Food Fight Arguments
Call it the age of foodie democracy: Once reserved for the affluent, culinary sophistication has gone fully mainstream. Chalk it up to the proliferation of cooking blogs or review platforms that give everyone a chance to play food critic. Maybe it’s social media’s deep love of #foodporn or the rise of culinary competition television. Whatever the case may be, our culture seems to be scrutinizing its food more closely than ever, and emotions run high about how we eat. In this project, we surveyed more than 1,000 people about their own food preferences, studying how they get picky and passionate about a range of dishes. From the perfect pizza crust to crunchy or creamy peanut butter, we’ve tried to gauge public opinion on some classic culinary questions. For all you foodies out there, our findings are sure to stir up some strong feelings. To learn what America truly likes to eat, and how they like to eat it, keep reading.

Strong food feelings

Sentiment toward food, by generation and gender Among all genders and generations we studied, foodies represented a sizeable portion of respondents. Millennials boasted the largest foodie contingent, with nearly half of millennial women claiming to be culinary connoisseurs. Some suggest that millennials’ discerning tastes are driven by their commitment to social media: If you’re going to Instagram your meal, it better be impressive. The habit of dining out can get expensive, however: Members of that generation spend a greater portion of their budgets on food than any other age group. For 46 percent of participants, their feelings about food were more intense than their political convictions. That rate was even higher among women, of whom a majority felt more strongly about food. Plus, when asked to rate the strength of their food-related opinions on a 1-to-7 scale, roughly 25 percent picked the top number. Political feelings were more moderate by contrast—the most frequently picked response was a 4 on our scale.

The most important meal?

Breakfast battles It can be easy to overlook breakfast in culinary discussions: We tend to defer to familiar staples of the genre. But we found that opinion about those very breakfast essentials could be deeply divided. The classic pancake-waffle debate, for example, yielded nearly an even split, though flapjacks got the slight edge in the end. There was more consensus around the order in which to proceed when preparing milk and cereal. More than 9 in 10 respondents said they pour cereal first and then add milk, and perhaps more surprising, nearly 1 in 20 people eat cereal without any milk at all. The best way to prepare eggs may inspire heated competition among celebrity chefs, but a plurality of our respondents preferred to eat theirs scrambled. Fried eggs were the method of choice for nearly a third of folks, however, while more exotic (and effort-intensive) varieties had relatively few devotees. That being said, the question of whether ketchup was an acceptable addition stirred up some additional disagreement. Though most people opted against doing so, the choice was more common among foodies.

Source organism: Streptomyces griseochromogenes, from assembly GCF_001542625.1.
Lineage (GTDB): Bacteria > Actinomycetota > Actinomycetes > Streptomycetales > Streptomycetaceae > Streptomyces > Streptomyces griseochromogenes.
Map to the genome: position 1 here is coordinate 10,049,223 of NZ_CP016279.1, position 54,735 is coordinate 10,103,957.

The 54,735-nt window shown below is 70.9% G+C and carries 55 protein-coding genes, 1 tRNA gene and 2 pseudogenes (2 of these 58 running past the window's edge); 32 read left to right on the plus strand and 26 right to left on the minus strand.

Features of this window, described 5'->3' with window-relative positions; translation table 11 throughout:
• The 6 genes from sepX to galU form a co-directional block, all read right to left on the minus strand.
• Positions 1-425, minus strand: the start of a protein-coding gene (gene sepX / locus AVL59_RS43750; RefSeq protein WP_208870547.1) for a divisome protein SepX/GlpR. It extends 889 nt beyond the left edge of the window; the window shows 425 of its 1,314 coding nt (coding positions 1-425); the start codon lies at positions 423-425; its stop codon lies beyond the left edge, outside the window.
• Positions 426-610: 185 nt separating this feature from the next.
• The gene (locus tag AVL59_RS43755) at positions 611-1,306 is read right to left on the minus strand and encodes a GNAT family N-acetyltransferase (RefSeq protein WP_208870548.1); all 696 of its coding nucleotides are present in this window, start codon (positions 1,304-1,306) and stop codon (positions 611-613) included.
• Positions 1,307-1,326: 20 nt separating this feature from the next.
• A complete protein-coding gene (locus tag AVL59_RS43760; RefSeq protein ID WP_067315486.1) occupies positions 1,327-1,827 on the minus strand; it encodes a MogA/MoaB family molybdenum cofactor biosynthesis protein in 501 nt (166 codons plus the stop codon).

The passion of the pie

Is it acceptable to put pineapple on pizza? Few dishes inspire more regional pride than pizza—and local partisans are more than happy to take a slice out of rival cities’ reputations. In fact, our respondents’ feelings about their pizza were about as intense as their opinions about climate change, and over a third said they cared more about their pie. To be fair, the pizza debate extends to several topics, including how it should be handled. Though New Yorkers are notoriously particular about the “fold hold” method of stuffing a slice down, our results indicate most people prefer to keep it uncreased. Perhaps that’s because folding can be impractical when eating a deep-dish slice. A slim majority preferred the moist and bready thick-crust variety, though 16.3 percent insisted pizza of that kind wasn’t pizza at all. In terms of non-traditional ingredients, we found a healthy majority enjoyed ranch dressing on their pies. Most people also said pineapple was acceptable, a finding sure to offend the sensibility of purist and vocal pineapple pizza critic celebrity chef Gordon Ramsay.

Hot dog debate